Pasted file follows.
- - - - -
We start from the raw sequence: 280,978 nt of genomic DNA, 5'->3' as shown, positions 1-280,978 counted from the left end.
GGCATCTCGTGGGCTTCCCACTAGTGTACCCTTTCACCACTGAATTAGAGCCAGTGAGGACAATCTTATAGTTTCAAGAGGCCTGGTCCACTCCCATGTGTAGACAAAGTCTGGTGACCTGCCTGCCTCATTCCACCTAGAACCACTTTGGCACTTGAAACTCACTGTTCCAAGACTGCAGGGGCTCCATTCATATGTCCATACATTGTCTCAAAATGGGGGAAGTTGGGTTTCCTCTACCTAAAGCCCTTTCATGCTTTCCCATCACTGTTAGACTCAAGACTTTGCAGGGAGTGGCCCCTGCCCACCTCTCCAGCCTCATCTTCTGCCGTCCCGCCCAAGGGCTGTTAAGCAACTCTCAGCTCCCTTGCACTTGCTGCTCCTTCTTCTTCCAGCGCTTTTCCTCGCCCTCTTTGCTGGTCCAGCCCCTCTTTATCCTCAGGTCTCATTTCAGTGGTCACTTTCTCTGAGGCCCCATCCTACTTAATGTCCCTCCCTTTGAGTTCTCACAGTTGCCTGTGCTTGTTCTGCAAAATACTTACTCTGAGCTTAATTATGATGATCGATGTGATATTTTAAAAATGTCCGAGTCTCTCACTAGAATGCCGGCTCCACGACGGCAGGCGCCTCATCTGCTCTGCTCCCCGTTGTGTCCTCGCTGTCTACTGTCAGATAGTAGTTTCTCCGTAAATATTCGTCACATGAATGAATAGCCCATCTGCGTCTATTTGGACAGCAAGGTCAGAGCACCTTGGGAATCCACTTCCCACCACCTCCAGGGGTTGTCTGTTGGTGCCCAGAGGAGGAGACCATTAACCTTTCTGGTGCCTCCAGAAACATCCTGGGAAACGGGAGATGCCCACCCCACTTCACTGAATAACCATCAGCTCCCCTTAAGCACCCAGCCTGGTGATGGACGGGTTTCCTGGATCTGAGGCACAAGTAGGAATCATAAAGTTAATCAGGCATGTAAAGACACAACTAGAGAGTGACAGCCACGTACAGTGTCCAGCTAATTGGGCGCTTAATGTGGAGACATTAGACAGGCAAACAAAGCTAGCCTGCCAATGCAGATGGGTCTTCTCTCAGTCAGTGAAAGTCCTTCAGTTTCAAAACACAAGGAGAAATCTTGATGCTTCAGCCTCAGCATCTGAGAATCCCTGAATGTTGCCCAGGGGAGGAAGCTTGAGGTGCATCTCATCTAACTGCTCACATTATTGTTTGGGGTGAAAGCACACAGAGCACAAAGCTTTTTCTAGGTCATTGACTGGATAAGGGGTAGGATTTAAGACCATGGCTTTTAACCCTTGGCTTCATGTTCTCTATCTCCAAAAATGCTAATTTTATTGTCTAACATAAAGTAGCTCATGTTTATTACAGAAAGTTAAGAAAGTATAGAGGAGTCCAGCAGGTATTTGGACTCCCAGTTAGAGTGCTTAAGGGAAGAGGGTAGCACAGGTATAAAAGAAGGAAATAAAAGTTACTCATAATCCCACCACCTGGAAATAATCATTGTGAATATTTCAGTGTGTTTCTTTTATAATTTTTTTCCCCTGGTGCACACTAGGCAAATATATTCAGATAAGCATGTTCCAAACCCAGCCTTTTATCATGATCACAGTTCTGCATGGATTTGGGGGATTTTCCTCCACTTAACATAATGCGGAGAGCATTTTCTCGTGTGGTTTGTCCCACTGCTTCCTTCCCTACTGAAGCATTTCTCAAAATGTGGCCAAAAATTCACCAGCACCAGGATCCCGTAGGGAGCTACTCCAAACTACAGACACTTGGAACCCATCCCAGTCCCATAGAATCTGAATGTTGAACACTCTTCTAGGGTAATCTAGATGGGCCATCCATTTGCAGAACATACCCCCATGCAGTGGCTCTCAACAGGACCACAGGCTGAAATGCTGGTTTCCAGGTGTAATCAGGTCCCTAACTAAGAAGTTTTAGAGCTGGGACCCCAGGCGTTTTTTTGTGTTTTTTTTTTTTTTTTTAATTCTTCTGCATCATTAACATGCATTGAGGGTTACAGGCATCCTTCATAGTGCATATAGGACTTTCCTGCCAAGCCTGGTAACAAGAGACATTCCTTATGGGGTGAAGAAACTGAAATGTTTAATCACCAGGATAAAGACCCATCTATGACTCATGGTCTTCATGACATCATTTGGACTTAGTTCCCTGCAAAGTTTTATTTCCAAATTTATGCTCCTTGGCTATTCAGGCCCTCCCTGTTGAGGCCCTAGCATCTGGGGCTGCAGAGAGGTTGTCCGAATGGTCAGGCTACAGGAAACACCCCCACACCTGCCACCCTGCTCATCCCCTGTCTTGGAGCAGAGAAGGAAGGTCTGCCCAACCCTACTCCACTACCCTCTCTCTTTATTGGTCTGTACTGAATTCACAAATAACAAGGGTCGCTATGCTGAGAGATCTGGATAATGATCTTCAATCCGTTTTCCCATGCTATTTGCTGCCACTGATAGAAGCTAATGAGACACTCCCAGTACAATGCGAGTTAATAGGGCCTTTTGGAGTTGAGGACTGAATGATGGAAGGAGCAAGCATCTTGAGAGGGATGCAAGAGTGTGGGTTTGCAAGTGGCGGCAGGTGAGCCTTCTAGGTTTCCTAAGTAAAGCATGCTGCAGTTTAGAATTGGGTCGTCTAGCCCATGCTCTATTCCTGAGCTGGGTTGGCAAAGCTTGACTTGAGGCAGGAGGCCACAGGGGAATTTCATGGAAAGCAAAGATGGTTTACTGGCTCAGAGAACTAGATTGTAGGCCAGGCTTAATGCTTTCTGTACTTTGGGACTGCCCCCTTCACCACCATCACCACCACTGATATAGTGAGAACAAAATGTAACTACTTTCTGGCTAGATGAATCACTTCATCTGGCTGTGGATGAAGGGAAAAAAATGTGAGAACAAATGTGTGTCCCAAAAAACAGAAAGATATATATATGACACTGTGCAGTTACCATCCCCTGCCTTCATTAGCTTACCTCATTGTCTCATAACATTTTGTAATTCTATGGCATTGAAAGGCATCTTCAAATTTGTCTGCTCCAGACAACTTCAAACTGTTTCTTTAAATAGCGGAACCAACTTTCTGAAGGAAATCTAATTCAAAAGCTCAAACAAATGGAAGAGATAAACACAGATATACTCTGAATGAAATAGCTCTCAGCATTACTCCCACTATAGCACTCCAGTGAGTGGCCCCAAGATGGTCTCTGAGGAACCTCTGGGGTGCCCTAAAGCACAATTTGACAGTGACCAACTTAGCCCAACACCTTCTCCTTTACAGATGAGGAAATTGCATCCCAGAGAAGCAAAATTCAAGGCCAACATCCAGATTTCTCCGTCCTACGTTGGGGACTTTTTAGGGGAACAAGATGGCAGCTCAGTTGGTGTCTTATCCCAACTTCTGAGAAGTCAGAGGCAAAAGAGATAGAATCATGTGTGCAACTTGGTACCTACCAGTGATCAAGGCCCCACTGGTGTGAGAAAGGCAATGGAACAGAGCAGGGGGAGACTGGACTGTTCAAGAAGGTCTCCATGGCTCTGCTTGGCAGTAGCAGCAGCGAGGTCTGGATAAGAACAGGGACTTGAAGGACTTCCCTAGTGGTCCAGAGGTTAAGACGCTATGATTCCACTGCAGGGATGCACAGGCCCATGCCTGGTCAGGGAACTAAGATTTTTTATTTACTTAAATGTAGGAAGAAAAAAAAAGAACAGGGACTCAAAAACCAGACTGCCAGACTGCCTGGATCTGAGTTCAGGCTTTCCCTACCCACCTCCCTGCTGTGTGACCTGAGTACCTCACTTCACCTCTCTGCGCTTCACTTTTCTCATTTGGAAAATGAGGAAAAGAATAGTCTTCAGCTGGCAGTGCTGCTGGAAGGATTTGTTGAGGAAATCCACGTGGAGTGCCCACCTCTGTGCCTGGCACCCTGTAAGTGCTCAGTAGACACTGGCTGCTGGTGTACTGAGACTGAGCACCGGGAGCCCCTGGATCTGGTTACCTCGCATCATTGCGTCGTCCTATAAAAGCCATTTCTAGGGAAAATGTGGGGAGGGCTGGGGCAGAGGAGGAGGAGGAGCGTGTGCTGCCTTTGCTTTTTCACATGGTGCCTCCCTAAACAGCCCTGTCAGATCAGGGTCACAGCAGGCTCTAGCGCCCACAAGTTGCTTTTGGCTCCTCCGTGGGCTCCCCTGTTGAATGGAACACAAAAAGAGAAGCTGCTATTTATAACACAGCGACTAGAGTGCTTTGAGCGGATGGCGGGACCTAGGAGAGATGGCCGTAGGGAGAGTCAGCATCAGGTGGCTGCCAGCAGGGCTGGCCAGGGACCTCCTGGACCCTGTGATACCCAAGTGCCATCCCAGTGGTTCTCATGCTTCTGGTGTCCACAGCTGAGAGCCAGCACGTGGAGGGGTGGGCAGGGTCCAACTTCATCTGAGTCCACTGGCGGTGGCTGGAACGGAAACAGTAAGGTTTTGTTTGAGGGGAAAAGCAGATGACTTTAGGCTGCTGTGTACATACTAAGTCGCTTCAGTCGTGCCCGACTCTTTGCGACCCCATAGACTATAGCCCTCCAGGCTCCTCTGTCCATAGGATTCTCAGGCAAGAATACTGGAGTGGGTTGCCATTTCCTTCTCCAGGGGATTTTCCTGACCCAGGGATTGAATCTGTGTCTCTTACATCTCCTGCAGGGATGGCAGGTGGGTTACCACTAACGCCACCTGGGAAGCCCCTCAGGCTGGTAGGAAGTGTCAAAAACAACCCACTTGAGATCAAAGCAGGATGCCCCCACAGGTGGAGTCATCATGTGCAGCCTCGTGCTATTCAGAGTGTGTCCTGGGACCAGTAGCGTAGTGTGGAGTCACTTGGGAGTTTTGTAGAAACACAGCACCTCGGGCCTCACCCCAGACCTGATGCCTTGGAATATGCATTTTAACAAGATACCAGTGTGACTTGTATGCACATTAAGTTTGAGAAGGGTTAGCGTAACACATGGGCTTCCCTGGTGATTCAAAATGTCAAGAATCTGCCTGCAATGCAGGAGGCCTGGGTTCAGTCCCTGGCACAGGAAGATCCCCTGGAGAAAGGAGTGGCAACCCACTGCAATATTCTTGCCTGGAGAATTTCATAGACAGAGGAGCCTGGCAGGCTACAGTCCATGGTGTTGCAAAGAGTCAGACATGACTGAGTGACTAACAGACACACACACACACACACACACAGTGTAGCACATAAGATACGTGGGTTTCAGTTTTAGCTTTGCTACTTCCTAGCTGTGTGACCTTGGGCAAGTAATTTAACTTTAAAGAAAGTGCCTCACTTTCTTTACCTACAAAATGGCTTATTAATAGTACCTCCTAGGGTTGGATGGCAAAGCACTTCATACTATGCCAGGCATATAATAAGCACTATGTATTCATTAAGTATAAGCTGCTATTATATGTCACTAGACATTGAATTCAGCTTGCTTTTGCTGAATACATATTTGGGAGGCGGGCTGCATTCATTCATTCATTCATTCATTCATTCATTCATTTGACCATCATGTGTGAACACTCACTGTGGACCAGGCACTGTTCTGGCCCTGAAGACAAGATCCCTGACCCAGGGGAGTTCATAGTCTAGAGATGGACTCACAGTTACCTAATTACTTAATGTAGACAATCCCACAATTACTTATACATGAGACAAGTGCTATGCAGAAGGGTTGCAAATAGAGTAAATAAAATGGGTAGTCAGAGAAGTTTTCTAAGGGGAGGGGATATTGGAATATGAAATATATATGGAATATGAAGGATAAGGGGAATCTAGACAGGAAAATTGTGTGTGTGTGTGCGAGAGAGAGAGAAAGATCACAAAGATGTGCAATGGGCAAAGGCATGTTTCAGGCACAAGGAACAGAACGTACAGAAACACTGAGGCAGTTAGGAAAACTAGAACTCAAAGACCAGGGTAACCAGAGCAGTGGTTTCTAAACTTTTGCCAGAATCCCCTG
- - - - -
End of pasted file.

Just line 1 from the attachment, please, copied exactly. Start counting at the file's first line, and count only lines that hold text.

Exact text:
We start from the raw sequence: 280,978 nt of genomic DNA, 5'->3' as shown, positions 1-280,978 counted from the left end.